So, a subset of a set does not equal the set; but yes, the subset can be profound in its own right, and apparently was/is in Tohei's case. Dan recently reiterated at a workshop in Hawaii, "Do not take Tohei lightly. The man was powerful."
The idea that Tohei's approach was a subset of the set strikes me as a rather self-serving position and one that would, to my mind, only be said by someone whose vested interest is in portraying it as less than what they do. I prefer to think of them as both having something to offer. In Tohei Sensei's own words "The mountain does not laugh at the river because it is lowly, the river does not laugh at the mountain because it cannot move about". The sentiment he expresses in that quote is one he directly attributed to the founder as being a part of the nature of aikido that it doesn't seek to criticise other arts. I do not believe anything Mike or Dan has to offer is something other than worthwhile and a good addition to most people's training. Nor am I deluded as to think I do everything they do, I do not. But having met and practised with a number of people who have practised with one or both of them, I'm very sure that what I do is broadly similar and totally compatible. Probably missing a few things but I'm in it for the journey more than the destination, so that's fine by me.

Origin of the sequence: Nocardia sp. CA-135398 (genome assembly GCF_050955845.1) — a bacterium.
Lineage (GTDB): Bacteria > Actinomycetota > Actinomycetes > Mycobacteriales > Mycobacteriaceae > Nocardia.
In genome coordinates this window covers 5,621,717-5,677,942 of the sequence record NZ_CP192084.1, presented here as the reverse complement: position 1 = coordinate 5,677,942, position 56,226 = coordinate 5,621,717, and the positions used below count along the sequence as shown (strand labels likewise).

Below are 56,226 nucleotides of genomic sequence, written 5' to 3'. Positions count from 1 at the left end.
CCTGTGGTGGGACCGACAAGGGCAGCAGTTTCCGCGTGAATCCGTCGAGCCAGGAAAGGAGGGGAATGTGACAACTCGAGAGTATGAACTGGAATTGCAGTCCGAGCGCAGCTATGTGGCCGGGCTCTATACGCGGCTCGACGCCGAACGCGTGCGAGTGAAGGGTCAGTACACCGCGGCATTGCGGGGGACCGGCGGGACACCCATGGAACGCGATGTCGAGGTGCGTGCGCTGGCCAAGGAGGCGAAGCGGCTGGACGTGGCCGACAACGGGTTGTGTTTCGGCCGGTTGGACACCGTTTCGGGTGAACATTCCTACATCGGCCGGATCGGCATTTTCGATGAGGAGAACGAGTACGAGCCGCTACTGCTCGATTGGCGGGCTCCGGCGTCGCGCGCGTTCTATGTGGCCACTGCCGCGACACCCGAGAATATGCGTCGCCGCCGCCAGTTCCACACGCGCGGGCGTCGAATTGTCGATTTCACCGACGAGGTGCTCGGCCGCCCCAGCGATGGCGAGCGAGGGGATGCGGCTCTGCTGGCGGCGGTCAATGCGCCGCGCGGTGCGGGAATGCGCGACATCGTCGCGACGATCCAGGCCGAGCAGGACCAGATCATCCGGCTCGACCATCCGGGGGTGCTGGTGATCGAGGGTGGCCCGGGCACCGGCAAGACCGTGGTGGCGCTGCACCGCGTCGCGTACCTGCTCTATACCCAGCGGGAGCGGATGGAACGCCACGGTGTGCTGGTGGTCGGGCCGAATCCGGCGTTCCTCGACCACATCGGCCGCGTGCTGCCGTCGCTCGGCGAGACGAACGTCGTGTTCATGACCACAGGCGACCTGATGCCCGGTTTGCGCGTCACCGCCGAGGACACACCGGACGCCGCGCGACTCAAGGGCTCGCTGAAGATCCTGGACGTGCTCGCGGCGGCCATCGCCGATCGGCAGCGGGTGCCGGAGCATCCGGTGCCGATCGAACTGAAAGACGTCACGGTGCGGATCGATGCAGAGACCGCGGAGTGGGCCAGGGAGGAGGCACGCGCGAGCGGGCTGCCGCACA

It seems I've returned to the same old aikiweb, and I thought for a minute there I'd missed it.